Courtney on prom night.

Courtney on prom night.

I loved how Kurt made the point in the video blog last week that all of his students have “special needs.”  However, the reality is that some of our students have a unique set of challenges that require forethought, perspective and creativity in running our youth programming.

How do we approach those labeled with “special needs?”

Every disability Is Different:

Working with a student who has mental, emotional or processing delays may require you think differently about teaching and interacting.  Just because a parent shows up an tells you it is “Autism”  or “Down’s Syndrome,” that could mean a variety of things.  A person in a wheel chair may need you to help with the dynamics of getting in and out of spaces.  The blind and hard of hearing need to make sure they are not left out of movie clips or object lessons. Think of each individual as an individual.

 

Build a relationship with the parents:

Kurt and AC touched on this, but IT IS VITAL. Meet with the parents to discuss the students’ needs. You want to know what  type of physical  care is required?  Are there elements of their personality you need to learn?   Let them tell you everything.  Is the student prone to angry out bursts? What works at school? Would it be best to find a one on one mentor that is with them?  Keep communication lines with the parents open.  What is and isn’t going well?  They will have some insight.  Let them know you are on their side and love their child.  Remember they have been in this for awhile.  Treat them with love and respect.

Be Inclusive & Creative:

Let’s be honest.  This is a difficult topic because fully including a student with physical and mental challenges into your group takes work.   You may need to think through scenarios before you act on them.  The kid in the wheel chair wants to go with you to the amusement park?  How do you make that happen?  How do you play music for someone who is hearing impaired.

Don’t treat the “differently abled” student like they are a “Special Project:”

Yes,  we need to think about how to include them.  Yes, we may need to be creative in approach.  HOWEVER, Most of the time they are fully aware that they stand out already.  Be aware of talking down to them and about them, or being patronizing, even when you don’t mean to.

Be prepared for hard conversations:

My sister was entirely aware of what she did and did not have in her body and in her mind.  She wanted to know why it had to be this way.  Don’t be afraid to say you don’t know.  Just let them remember they didn’t sin.  Their parents didn’t sin.  (Remember the story of the blind man in John 9).  We live in a fallen world that isn’t always fair.  None of us get it. Higher functioning students often suffer from depression and can even become cutters.  They desperately want to be “normal.”  Cry with them and point them to the one who has a love that is high and wide and deep and wraps them with hope.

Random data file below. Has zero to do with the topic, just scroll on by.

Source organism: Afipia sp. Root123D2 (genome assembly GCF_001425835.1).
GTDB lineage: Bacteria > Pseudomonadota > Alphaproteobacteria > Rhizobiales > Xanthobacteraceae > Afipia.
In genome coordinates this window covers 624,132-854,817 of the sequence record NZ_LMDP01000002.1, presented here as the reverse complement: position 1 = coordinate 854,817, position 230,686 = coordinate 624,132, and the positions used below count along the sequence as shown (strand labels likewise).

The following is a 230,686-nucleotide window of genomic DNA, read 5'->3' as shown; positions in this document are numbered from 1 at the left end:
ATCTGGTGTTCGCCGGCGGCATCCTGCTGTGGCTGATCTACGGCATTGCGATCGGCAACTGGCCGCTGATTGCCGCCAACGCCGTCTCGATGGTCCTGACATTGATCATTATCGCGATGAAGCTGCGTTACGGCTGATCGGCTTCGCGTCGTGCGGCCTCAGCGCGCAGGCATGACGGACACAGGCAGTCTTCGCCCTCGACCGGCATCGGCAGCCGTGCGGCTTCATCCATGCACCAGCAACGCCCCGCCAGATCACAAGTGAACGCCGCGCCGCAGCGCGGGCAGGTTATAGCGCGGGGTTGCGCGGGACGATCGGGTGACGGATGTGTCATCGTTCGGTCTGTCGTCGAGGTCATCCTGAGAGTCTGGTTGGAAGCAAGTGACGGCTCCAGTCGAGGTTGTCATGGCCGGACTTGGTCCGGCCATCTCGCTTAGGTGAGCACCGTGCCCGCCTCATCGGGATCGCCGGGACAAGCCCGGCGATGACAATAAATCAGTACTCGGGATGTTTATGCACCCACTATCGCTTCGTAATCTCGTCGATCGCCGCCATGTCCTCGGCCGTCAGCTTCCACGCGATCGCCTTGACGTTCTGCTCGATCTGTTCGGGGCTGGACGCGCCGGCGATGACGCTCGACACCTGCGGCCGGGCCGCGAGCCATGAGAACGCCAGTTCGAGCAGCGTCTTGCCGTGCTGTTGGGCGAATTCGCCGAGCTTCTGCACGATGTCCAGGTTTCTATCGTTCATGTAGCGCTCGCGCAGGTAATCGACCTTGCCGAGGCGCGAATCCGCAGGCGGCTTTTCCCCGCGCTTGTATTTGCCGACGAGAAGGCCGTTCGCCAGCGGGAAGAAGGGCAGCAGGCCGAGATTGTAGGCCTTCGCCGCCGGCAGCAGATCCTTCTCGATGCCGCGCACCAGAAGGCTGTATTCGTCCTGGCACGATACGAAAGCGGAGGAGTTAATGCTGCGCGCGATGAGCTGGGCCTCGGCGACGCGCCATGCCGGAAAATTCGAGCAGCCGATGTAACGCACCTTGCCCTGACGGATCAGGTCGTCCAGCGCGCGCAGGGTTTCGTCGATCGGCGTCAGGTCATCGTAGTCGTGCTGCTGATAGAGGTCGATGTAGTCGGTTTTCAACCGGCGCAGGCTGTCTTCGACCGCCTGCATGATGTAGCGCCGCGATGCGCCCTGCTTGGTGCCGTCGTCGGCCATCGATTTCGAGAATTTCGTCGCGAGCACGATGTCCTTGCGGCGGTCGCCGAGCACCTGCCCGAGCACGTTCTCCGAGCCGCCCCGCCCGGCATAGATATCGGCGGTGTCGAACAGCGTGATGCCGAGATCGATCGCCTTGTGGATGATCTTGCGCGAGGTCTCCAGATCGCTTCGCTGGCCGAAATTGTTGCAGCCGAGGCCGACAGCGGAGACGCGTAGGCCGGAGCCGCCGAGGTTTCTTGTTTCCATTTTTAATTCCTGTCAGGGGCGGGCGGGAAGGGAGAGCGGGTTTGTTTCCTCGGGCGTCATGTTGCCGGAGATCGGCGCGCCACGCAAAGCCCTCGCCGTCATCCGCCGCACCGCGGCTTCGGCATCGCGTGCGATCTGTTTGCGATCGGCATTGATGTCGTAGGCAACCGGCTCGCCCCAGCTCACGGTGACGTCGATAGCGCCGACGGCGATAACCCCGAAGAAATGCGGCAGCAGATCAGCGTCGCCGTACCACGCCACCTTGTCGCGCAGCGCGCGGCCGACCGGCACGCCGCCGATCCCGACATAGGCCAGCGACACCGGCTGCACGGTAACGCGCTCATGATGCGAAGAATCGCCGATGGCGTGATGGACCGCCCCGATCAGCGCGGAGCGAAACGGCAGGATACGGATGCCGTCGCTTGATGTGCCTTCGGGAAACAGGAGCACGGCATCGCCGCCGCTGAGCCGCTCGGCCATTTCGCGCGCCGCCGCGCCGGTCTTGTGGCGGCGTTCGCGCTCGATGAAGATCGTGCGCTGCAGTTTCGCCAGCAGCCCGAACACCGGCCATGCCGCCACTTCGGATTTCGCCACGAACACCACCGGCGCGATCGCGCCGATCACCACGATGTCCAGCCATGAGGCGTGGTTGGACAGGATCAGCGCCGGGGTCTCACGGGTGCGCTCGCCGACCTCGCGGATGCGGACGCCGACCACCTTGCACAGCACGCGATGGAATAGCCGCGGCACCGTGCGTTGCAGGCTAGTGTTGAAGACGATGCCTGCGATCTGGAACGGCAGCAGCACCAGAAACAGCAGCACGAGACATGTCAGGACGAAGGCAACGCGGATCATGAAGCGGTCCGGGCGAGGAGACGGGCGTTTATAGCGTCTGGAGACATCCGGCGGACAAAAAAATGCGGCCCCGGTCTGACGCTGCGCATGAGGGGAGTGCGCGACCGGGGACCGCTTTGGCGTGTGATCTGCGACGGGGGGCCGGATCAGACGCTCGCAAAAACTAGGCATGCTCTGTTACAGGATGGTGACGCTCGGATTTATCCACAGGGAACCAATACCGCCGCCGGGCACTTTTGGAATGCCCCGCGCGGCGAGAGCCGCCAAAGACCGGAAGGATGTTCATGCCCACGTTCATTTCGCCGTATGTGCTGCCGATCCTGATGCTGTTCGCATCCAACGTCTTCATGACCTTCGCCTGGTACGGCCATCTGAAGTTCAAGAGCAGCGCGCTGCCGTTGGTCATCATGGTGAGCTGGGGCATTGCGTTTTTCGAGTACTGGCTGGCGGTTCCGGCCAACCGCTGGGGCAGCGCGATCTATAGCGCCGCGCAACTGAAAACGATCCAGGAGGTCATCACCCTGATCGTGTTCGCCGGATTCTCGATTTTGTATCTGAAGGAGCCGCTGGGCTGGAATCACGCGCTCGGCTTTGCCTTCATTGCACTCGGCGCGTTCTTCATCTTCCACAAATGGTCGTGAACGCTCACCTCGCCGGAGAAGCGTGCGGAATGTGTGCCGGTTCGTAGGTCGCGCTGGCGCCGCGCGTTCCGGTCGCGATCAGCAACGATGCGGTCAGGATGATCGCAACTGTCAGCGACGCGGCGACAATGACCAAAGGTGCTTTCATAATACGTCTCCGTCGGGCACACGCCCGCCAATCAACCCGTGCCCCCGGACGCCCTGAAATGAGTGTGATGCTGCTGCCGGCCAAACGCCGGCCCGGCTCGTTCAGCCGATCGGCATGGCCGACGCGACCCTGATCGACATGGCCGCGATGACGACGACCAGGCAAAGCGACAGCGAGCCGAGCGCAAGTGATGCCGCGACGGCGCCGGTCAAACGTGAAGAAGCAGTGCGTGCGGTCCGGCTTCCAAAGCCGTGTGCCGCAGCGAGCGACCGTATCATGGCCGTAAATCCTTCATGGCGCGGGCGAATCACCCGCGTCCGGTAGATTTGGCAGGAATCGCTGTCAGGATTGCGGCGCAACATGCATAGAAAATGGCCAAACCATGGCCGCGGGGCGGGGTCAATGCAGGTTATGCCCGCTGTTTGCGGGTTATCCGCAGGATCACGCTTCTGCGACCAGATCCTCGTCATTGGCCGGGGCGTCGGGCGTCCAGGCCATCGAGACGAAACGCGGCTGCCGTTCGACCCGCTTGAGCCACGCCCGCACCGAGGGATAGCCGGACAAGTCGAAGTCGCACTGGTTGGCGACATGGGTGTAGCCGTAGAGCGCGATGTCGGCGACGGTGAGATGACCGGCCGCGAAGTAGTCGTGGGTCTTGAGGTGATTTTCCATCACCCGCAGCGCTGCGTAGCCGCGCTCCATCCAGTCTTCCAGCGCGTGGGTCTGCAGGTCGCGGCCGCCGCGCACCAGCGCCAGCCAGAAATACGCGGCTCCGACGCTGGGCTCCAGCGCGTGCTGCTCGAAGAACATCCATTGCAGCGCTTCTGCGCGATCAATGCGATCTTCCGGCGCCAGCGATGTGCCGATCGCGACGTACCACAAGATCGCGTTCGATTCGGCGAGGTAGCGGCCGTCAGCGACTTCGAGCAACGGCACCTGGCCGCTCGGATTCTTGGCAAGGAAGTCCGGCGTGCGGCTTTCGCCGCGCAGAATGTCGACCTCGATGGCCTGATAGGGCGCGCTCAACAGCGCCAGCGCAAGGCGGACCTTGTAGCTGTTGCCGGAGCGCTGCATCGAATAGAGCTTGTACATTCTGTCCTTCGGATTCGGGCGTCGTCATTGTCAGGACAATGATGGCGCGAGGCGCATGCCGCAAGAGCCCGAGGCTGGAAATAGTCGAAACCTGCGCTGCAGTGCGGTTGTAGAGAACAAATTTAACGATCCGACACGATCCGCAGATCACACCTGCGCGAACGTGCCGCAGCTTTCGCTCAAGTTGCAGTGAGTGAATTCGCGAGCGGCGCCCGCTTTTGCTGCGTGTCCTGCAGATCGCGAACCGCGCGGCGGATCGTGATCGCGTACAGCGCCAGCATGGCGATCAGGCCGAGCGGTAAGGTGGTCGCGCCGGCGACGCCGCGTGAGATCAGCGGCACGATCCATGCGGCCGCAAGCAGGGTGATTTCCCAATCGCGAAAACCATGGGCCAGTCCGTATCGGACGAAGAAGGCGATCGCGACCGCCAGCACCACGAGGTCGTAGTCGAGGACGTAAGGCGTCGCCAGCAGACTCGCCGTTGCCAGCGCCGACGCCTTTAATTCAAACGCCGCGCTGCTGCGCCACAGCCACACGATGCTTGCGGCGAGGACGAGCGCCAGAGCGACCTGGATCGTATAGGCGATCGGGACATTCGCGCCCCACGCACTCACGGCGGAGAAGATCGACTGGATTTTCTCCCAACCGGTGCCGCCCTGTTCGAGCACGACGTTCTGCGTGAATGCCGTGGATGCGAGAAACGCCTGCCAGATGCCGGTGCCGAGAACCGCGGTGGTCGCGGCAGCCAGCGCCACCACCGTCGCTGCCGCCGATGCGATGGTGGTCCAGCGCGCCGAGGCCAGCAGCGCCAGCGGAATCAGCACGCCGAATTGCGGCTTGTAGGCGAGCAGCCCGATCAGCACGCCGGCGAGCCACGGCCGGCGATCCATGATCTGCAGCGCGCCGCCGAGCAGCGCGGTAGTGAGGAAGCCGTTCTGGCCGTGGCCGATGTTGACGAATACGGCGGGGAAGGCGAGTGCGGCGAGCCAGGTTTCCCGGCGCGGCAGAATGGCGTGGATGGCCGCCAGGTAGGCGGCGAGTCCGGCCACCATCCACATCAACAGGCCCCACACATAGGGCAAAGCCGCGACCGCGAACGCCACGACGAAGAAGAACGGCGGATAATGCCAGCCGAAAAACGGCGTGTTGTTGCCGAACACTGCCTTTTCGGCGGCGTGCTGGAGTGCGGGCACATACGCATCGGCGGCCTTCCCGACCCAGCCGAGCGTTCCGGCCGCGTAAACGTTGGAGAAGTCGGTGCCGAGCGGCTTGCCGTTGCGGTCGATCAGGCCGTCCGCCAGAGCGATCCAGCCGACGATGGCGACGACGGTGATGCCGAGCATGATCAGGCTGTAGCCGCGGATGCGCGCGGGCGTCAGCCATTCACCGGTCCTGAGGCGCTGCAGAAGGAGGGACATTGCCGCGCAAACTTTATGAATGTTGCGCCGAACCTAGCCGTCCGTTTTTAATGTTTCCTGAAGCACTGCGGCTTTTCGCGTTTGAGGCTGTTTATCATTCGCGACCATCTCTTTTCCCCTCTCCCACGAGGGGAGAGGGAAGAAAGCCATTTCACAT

Siblings:

Get to know both the students.  Let the sibling be their own person here, and if at all possible create an environment where they are not a care taker.  Each of them are struggling with their own sets of “challenges.” Avoid making assumptions about their personalities, abilities and relationship.

My sister passed away at 32 years old, the oldest living survivor of her condition.  For the last four years of her life she belonged to a body of believers who just loved her.  They embraced her for who she was.  She went to Bible study and they loved her insight and laughed at her terrible quirky jokes.  It was all she had been looking for.  A group of people who called themselves Christians who just thought of her as Courtney.  A group of people who got what it meant to love their neighbor as themselves.

For more great information on specifics of including disabled students into your programming,  check out these articles at Conversations On the Fringe:   CLICK HERE!

How are you walking with the disabled students, their parents and siblings in YOUR ministry?

 

 

Don't hate on the hair. My family.

Don’t hate on the hair. My family the 80′s

 

After watching the great video blog by Kurt and AC on the topic of special needs students HERE I was inspired to share some  more thoughts on this topic from a slightly different point of view.

My Mom suspected that the pregnancy wasn’t quite right.  She had chicken pox in her first trimester, but the doctors assured her everything would be fine.  Courtney arrived in 1975 as was one of 7 recorded cases internationally to be born with Congenital Varicella Syndrome. There was nothing about her that should have survived. . Here’s a quick run down of  how my sister entered the world several months early at less than 2 pounds:  She was blind, had one disfigured leg, no feeling in her left hand, urinary and digestive tract problems and was mentally delayed.  Yet, she was born a fighter and lived when the world said she should not survive.  To her doctors, teachers, caretakers and my parents she was a phenom. To me she was baby sister.

I want to contemplate for a moment if we had entered your youth group.  She would have been a Freshman when I was Senior.  What would you have done?

Here is what you would have seen from the outside looking in:

My Sister: